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To Compete or Not to Compete in Agreements?: That is the Question — Chicago and Naperville Non-Compete Agreement Attorneys

All contracts are subject to scrutiny before the law, especially when a dispute arises. Employment-employer disputes are no exception. Federal and state‑specific restrictions are
now facing employers who utilize non‑compete agreements and such agreements are able to be stricken for unrelated employment issues. This is since the Appellate Division of the New
Jersey Superior Court has provided a warning to an employer had no ability to prevent its former employee from working for its direct client despite the existence of a non‑compete
agreement expressly covering that client. This was of particular concern since the employee was not paid properly by the employer during her training period. It was because the
employment and non‑compete “agreements violated federal law, they were void and unenforceable.”

This brings to light notions such as the importance of fair and just contracts, as well as, the unconscionability. If ever a contract has an abuse of power or is in favor of one party over the
other, it will violate the law. The employers must take this into consideration when drafting terms and have them reviewed by attorneys who are familiar with restrictive covenants within
the scope of employment law.

Common industries that restrict a worker’s mobility includes the fast food industry. Researchers also examined contracts in other sectors to determine whether they also blocked employees
from switching between franchises, or between corporate-owned locations and franchises. In fact, it is agreements such as these that have contributed to the lack of increase in
wages for employees across the board, with decreased competition in the amount of pay that employees receive. It significantly reduces pay as one is not able to move over to a
rival as readily.

“Ubiquitous” provisions among the companies and appeared to exist to limit both competition and turnover, which can keep labor costs low. Moreover, low-educated,
low-wage workers are not generally exposed to trade secrets. Restrictions were placed when not even required.

The rate of turnover rate is high in the industry and the prohibition of franchisees from hiring other talented persons is protected by restrictive covenants. It is not uncommon for
franchises to include such clauses in agreements with employees and as such provide a recruitment prohibition. This all has contributed to the puzzle that has remained in the U.S. job market, being that unemployment reaching a sixteen year low and job openings being at an all-time high. The wage growth has been sluggish without an explanation. The usage of such covenants has
impacted this severely and detrimentally to the wage market. Thus, in the interests of fairness, for better employee relations and for the overall U.S. economic market, we would recommend the usage of fair and just contracts that are not restrictive. In the long run, such agreements are most likely never rendered void and to go to a court for further examination or clarification. It saves costs in the long run.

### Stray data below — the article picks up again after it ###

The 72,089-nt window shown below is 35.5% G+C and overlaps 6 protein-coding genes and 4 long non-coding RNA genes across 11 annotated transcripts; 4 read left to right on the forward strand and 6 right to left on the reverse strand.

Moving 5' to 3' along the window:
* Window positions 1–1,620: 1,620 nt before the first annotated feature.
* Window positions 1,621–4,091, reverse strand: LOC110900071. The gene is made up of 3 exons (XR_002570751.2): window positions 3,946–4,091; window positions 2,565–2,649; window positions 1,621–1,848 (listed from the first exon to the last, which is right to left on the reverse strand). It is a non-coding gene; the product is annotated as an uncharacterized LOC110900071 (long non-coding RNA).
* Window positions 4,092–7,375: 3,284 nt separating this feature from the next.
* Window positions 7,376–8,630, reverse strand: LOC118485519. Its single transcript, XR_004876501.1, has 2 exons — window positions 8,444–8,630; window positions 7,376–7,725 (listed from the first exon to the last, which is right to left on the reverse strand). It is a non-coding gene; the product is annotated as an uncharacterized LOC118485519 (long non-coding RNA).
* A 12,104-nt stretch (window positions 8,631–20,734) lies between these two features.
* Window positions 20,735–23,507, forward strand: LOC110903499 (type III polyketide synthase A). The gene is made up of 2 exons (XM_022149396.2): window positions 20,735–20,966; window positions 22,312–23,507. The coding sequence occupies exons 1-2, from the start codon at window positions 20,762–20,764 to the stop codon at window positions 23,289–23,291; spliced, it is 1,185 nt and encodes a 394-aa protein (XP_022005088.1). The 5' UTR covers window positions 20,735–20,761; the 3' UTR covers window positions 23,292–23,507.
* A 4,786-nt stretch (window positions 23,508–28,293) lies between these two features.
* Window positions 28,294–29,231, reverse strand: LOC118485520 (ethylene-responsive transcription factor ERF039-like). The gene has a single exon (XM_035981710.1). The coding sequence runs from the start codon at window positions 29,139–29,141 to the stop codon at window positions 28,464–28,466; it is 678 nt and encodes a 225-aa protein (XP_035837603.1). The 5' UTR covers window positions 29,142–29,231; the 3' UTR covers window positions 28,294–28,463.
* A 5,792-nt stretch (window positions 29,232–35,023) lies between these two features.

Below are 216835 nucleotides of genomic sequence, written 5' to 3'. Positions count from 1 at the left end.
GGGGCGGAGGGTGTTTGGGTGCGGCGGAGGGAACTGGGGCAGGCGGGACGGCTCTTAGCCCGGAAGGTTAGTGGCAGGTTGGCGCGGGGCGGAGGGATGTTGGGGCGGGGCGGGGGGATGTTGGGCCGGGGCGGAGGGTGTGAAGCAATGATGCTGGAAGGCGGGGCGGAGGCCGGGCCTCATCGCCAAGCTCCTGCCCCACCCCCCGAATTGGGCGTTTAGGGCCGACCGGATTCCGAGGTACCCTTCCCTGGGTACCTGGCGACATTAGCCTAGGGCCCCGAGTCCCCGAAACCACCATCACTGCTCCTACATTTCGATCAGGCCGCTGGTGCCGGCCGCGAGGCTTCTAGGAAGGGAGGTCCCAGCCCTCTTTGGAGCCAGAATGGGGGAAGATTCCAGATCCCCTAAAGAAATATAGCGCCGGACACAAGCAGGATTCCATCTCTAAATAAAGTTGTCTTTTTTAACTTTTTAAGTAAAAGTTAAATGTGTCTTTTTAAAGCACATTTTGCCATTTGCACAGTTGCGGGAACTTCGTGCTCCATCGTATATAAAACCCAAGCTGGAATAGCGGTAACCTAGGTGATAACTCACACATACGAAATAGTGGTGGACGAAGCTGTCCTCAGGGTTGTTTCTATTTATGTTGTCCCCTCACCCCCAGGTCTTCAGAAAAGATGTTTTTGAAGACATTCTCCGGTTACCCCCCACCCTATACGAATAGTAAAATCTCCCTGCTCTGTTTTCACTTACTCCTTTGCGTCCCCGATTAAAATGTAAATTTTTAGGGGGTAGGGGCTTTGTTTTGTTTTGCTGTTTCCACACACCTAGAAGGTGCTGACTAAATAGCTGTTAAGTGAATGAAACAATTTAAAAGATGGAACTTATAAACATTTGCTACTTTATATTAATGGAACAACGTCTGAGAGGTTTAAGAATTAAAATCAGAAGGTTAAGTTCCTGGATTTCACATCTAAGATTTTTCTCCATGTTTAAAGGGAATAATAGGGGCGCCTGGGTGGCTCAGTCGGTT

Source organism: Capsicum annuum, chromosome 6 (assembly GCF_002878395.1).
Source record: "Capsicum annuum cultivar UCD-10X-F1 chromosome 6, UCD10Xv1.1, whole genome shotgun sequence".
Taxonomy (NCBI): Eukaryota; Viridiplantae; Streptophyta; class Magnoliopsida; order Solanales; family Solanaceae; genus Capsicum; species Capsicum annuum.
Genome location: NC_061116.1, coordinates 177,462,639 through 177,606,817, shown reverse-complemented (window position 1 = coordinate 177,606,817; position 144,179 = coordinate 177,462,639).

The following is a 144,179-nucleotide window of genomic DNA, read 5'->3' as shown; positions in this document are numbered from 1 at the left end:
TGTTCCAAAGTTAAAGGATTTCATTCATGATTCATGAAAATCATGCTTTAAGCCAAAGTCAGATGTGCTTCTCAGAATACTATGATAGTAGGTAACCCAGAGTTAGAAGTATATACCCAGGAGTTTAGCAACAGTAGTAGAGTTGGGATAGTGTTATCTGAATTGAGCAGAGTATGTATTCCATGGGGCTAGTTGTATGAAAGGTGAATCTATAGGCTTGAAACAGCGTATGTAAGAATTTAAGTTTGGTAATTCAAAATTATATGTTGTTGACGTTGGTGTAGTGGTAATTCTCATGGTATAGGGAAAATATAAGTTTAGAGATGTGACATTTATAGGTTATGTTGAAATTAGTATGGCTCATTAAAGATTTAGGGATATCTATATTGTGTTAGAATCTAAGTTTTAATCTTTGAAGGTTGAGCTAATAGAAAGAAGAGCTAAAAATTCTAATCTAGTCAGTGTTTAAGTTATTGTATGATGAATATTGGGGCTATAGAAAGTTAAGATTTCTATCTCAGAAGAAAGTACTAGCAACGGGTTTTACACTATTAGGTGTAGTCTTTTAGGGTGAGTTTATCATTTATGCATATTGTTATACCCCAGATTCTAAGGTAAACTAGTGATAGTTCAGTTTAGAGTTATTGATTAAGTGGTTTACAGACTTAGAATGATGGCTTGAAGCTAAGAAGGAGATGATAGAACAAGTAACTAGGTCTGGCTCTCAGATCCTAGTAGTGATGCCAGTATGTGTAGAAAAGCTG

Our Schaumburg and Naperville non-compete agreement attorneys have defended high-level executives in a covenant not to compete and trade secret lawsuits. A case in which our firm defended a former Motorola executive was covered in Crain’s Chicago Business. You can view that article by clicking here.

DiTommaso Lubin Austermuehle a firm of Chicago business dispute lawyers handles litigation over non-compete clauses for individuals and businesses of all sizes, including small or closely held businesses for whom competition from an ex-employee can be a serious threat. Our Chicago business lawyers with offices near Highland Park and Deerfield have substantial experience in restrictive covenant and breach of contract cases, and we are proud of our record of strong results. We have successfully represented a number of doctors in non-compete, partnership, and other business disputes.  We understand the complexities of physician partnership and non-compete agreements.

DiTommaso Lubin Austermuehle a Chicago business litigation law firm represents both plaintiffs and defendants in such cases, and can also help stop litigation before it starts by reviewing contracts to look for covenants and clauses that could create problems later. Our firm has also handled many shareholders and LLC disputes between owners of closely held corporations, and LLCs.

Based in Oakbrook Terrace and downtown Chicago, our Lincolnwood and Evanston non-compete agreement and business dispute lawyers take cases from Gurnee and Libertyville and many other cities throughout Illinois, as well as in Indiana, Wisconsin and the entire United States. To learn more or set up a free consultation, please contact one of our Chicago business dispute lawyers through the Internet or call toll-free at 1-877-990-4990 today.

Vincent L. DiTommaso

DiTommaso Lubin Austermuehle’s Oak Brook, Naperville and Waukegan litigation attorneys have more than three decades of experience helping clients unravel the complexities of Illinois and out-of-state non-compete and trade secret theft laws. Our Chicago business dispute attorneys also represent individuals, family businesses and enterprises of all sizes in a variety of legal disputes, including disputes among partners, shareholders, and LLC members as well as lawsuits between businesses and consumer rights, auto fraud, and wage claim individual and class action cases. In every case, our goal is to resolve disputes as quickly and successfully as possible, helping business clients protect their investments and get back to business as usual. From offices in Oak Brook, near Skokie and Glencoe, we serve clients throughout Illinois and the Midwest.